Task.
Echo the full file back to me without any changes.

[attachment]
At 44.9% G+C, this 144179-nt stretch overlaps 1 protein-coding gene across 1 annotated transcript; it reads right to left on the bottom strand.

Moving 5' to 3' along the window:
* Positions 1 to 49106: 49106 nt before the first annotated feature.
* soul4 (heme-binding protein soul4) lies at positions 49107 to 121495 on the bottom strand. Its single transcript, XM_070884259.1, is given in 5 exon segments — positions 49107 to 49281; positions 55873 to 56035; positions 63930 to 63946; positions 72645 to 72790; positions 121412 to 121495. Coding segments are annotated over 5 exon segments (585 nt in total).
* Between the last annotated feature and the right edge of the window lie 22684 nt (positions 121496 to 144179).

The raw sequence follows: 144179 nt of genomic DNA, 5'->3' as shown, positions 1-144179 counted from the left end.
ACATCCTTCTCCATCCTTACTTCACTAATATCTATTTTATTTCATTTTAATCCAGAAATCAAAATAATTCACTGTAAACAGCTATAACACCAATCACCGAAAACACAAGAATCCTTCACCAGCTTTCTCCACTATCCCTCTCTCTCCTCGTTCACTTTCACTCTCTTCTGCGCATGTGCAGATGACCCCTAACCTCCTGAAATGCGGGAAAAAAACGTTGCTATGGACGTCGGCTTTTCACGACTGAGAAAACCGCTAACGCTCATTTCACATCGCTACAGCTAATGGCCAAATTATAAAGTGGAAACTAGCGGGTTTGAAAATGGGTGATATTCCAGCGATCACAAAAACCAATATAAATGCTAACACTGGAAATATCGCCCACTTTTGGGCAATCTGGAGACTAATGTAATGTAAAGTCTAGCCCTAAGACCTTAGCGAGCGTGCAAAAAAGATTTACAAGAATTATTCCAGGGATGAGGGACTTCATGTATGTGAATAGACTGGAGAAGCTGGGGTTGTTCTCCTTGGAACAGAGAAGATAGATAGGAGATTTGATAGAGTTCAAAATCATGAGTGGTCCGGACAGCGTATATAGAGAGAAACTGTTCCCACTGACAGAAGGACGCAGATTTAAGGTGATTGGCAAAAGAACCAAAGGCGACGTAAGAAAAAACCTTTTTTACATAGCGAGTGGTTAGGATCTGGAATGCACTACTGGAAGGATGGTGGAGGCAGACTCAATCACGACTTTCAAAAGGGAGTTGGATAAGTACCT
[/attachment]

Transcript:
At 44.9% G+C, this 144179-nt stretch overlaps 1 protein-coding gene across 1 annotated transcript; it reads right to left on the bottom strand.

Moving 5' to 3' along the window:
* Positions 1 to 49106: 49106 nt before the first annotated feature.
* soul4 (heme-binding protein soul4) lies at positions 49107 to 121495 on the bottom strand. Its single transcript, XM_070884259.1, is given in 5 exon segments — positions 49107 to 49281; positions 55873 to 56035; positions 63930 to 63946; positions 72645 to 72790; positions 121412 to 121495. Coding segments are annotated over 5 exon segments (585 nt in total).
* Between the last annotated feature and the right edge of the window lie 22684 nt (positions 121496 to 144179).

The raw sequence follows: 144179 nt of genomic DNA, 5'->3' as shown, positions 1-144179 counted from the left end.
ACATCCTTCTCCATCCTTACTTCACTAATATCTATTTTATTTCATTTTAATCCAGAAATCAAAATAATTCACTGTAAACAGCTATAACACCAATCACCGAAAACACAAGAATCCTTCACCAGCTTTCTCCACTATCCCTCTCTCTCCTCGTTCACTTTCACTCTCTTCTGCGCATGTGCAGATGACCCCTAACCTCCTGAAATGCGGGAAAAAAACGTTGCTATGGACGTCGGCTTTTCACGACTGAGAAAACCGCTAACGCTCATTTCACATCGCTACAGCTAATGGCCAAATTATAAAGTGGAAACTAGCGGGTTTGAAAATGGGTGATATTCCAGCGATCACAAAAACCAATATAAATGCTAACACTGGAAATATCGCCCACTTTTGGGCAATCTGGAGACTAATGTAATGTAAAGTCTAGCCCTAAGACCTTAGCGAGCGTGCAAAAAAGATTTACAAGAATTATTCCAGGGATGAGGGACTTCATGTATGTGAATAGACTGGAGAAGCTGGGGTTGTTCTCCTTGGAACAGAGAAGATAGATAGGAGATTTGATAGAGTTCAAAATCATGAGTGGTCCGGACAGCGTATATAGAGAGAAACTGTTCCCACTGACAGAAGGACGCAGATTTAAGGTGATTGGCAAAAGAACCAAAGGCGACGTAAGAAAAAACCTTTTTTACATAGCGAGTGGTTAGGATCTGGAATGCACTACTGGAAGGATGGTGGAGGCAGACTCAATCACGACTTTCAAAAGGGAGTTGGATAAGTACCT